Birdseye: Londoners are most argumentative over dinner time
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Although the most common argument, named by 32 percent, is when someone gets up from the table to grab a drink – and doesn’t offer one to anyone else.
But those elsewhere in the south east came out as the least argumentative – having half as many disputes each week.
The ones they do have are most likely to be about whether diners should be allowed to look at their phones.
While people in the north east have the most rows over getting everyone to sit down and eat at the dinner table.
Despite this, 59 percent of adults believe little squabbles around the dinner table can actually bring them closer together.
And 61 percent feel it would be boring if everyone in the family all had the same opinion.
A spokesperson for Birds Eye, which commissioned the study to highlight how frozen food can take some of the hassle out of mealtimes, said: “Dinnertime is a time for families to come together, particularly during the Christmas and New Year season.
“However, as we all know, being together doesn’t always mean peace and harmony.
“That said, it’s great to hear that when these dinnertime disputes do occur, over half of people feel they bring them closer together.”
Across the nation, the top reason for having more bust-ups over Christmas is simply that there are more members of the family around the table, all with different views (33 percent).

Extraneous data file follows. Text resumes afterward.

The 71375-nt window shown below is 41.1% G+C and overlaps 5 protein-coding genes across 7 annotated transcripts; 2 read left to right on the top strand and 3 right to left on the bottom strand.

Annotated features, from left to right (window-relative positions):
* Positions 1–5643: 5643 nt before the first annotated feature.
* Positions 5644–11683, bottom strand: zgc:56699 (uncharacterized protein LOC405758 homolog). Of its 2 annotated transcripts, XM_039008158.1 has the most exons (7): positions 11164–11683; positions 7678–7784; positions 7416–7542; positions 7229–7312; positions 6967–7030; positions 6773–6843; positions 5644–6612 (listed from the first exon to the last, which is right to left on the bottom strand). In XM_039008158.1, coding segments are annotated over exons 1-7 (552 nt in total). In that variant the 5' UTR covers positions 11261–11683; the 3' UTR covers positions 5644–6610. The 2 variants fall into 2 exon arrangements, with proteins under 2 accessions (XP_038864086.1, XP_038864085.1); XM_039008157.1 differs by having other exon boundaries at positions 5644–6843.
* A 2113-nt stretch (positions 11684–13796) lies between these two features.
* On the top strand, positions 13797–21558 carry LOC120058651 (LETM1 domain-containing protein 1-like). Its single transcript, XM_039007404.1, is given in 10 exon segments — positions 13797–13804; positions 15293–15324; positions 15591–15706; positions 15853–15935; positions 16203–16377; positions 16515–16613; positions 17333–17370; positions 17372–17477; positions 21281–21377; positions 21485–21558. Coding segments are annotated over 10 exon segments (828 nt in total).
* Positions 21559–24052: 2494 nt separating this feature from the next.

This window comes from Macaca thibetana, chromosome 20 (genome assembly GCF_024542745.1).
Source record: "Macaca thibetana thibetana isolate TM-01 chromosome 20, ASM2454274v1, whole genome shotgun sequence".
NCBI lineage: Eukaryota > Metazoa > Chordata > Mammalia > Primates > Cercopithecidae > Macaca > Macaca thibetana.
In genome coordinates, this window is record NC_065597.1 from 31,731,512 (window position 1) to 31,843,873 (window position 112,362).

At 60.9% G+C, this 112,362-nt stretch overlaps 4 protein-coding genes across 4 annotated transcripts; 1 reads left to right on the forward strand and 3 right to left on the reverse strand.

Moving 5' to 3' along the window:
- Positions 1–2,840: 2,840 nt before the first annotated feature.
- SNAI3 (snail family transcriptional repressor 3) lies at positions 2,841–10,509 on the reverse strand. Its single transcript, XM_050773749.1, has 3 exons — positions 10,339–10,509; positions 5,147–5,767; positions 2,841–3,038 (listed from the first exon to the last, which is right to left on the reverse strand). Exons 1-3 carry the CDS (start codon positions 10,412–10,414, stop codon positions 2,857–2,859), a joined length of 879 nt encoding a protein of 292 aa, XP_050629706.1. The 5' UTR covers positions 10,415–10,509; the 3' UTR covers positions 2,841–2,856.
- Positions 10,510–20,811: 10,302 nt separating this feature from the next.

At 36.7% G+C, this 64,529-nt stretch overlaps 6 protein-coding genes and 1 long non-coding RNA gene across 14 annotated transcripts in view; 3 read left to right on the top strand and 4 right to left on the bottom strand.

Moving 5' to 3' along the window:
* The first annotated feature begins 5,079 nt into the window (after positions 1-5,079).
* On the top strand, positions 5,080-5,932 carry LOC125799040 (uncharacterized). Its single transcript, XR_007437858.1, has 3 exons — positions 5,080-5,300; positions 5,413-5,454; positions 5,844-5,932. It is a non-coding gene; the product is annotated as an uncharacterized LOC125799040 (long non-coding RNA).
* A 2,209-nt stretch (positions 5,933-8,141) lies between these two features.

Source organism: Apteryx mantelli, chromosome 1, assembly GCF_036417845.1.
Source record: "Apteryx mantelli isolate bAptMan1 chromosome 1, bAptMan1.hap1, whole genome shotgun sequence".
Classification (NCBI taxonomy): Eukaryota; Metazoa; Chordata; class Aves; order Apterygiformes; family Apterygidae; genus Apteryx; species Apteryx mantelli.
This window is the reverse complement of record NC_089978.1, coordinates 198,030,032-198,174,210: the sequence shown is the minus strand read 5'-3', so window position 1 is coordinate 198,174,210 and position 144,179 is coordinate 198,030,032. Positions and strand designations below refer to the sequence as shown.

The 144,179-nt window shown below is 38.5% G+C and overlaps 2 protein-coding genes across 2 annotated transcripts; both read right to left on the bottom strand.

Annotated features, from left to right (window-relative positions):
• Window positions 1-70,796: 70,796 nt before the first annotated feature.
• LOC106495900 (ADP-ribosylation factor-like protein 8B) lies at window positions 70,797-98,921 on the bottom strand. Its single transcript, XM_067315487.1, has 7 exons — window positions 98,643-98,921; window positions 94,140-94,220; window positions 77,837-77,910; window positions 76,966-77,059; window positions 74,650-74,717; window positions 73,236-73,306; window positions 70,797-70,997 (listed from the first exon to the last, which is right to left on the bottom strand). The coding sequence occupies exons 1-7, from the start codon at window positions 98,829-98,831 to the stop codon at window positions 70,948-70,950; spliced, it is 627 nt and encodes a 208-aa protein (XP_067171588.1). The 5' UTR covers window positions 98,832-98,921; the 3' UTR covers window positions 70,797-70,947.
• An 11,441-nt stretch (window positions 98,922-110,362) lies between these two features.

While 32 percent feel there’s more pressure to have a good time, and 27 percent feel, certainly towards the end of the period, they’ve ‘seen too much of each other’.
The research also found residents in Scotland spend the most on food in a normal week – a total of £142.80-a-week, compared to East Anglians, who spend the least (£95.90).
For Christmas, however, people in the south west up their expenditure the most, rising to £164.80-a-week from £117.90 in a normal week.
Despite this, 47 percent of all adults think the rising cost of living has made them more aware of food waste at mealtimes this Christmas.
Furthermore, the research reveals 95 percent cook from frozen at least once a week, with a key reason for this being you don’t have to worry about food going off.
Other reasons include it being easier, you don’t need to plan days in advance and that the family prefer it.
And seven in 10 consider it important to eat together as a family, throughout the year, according the stats by OnePoll.
More than half (57 percent) think it improves their family bond, while 48 percent of those who are parents claim it helps them understand their children’s lives.
Birds Eye’s spokesperson added: “It’s a shame to see so many people still feel the pressure to have a ‘perfect’ Christmas.
“And that little squabbles still happen during the festivities.
“One thing that people seem to agree on is good food and our results show frozen food is a family favourite.
“This Christmas – and throughout 2023 – we hope to see lots of families having dinnertime discussions about all sorts of subjects.”
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